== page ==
Tuesday, March 10, 2020

First Scottish Call for River Thames Linked Container Feeder Service

Box Traffic Route Opens for Business
Shipping News Feature

UK – Following the commencement of its new service from DP World's deep water London Gateway facilities linking the east coast ports with the continent last month, the first Unifeeder vessel to arrive at the Scottish container terminal in Grangemouth called at the weekend.

The Anna G opened the direct feeder service which now connects Grangemouth with London and offers both deep sea and short sea transit opportunities for customers. The weekly rotation calls at Grangemouth, London Gateway, Dunkerque, Antwerp and Teesport. Commenting on the new call, Derek Knox, Port Manager said:

“It’s great to see this new service from Grangemouth to London Gateway launched by Unifeeder. This new connection to London increases the shipping options offered to our customers within the UK and beyond from Scotland’s container terminal. The service demonstrates Unifeeder’s confidence and commitment to both the Port and Scottish Market by offering a new alternative to existing supply chain solutions.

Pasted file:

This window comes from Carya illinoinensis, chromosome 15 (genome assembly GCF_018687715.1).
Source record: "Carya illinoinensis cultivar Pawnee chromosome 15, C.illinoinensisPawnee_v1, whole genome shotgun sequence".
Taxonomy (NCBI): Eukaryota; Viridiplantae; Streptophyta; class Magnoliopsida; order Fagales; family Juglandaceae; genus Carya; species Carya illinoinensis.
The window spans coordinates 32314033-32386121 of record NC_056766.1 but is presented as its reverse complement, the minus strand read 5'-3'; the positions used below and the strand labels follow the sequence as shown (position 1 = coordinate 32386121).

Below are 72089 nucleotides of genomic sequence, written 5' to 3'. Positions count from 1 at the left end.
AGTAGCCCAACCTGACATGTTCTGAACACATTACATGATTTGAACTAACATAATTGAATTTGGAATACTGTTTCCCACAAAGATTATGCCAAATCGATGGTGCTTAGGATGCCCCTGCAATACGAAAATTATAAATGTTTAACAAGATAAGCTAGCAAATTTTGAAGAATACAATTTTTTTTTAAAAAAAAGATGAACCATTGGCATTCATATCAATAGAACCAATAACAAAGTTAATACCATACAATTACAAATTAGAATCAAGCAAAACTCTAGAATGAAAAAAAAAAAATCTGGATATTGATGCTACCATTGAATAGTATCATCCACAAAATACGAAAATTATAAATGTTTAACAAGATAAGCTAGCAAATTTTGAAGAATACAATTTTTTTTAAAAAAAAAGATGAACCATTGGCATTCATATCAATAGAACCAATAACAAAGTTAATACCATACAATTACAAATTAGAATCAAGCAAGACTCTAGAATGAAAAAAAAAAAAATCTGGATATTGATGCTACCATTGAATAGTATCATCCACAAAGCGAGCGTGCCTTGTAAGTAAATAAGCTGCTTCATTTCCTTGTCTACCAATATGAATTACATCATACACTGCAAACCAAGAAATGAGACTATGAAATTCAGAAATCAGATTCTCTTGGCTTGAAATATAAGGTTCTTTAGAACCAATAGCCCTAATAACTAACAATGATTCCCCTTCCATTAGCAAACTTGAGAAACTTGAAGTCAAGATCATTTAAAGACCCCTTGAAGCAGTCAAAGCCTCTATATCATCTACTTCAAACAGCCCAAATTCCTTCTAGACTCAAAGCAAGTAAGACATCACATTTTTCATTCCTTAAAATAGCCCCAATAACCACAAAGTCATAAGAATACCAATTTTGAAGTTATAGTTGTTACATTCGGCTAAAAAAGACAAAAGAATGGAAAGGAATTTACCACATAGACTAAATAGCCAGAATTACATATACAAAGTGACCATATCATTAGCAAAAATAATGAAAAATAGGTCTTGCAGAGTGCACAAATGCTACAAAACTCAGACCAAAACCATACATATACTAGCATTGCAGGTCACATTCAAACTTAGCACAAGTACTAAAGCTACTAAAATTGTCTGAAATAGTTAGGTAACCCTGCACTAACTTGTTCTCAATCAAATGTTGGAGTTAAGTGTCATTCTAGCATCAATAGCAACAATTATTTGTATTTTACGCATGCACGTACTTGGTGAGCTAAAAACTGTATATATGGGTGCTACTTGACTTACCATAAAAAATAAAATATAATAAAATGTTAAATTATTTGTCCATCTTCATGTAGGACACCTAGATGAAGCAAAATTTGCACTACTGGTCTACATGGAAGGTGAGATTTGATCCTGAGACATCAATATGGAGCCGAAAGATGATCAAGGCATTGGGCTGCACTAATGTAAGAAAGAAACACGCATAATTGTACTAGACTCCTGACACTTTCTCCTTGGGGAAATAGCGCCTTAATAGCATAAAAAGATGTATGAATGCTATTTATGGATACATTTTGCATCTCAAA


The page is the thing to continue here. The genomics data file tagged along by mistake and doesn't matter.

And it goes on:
”We look forward to supporting Unifeeder with the service. The prime location of Grangemouth on the east coast coupled with our experience, expertise and equipment deliver a first-rate service for customers. We continue to invest significantly in Grangemouth with new equipment, an expanded container terminal area and over 400 reefer connections secures us as Scotland’s largest container terminal.”

The Port of Grangemouth operates Scotland's largest container port and handles in excess of 155,000 containers per annum. More than £6 billion worth of goods passes through Grangemouth each year including steel plate, timber, paper and equipment for the oil and gas industry. There are regular container services from Grangemouth with frequent daily sailings to Rotterdam, Antwerp, Felixstowe and Hamburg. Most of the major lines utilise these feeder services to link with mother container vessels plying between the world's major ports.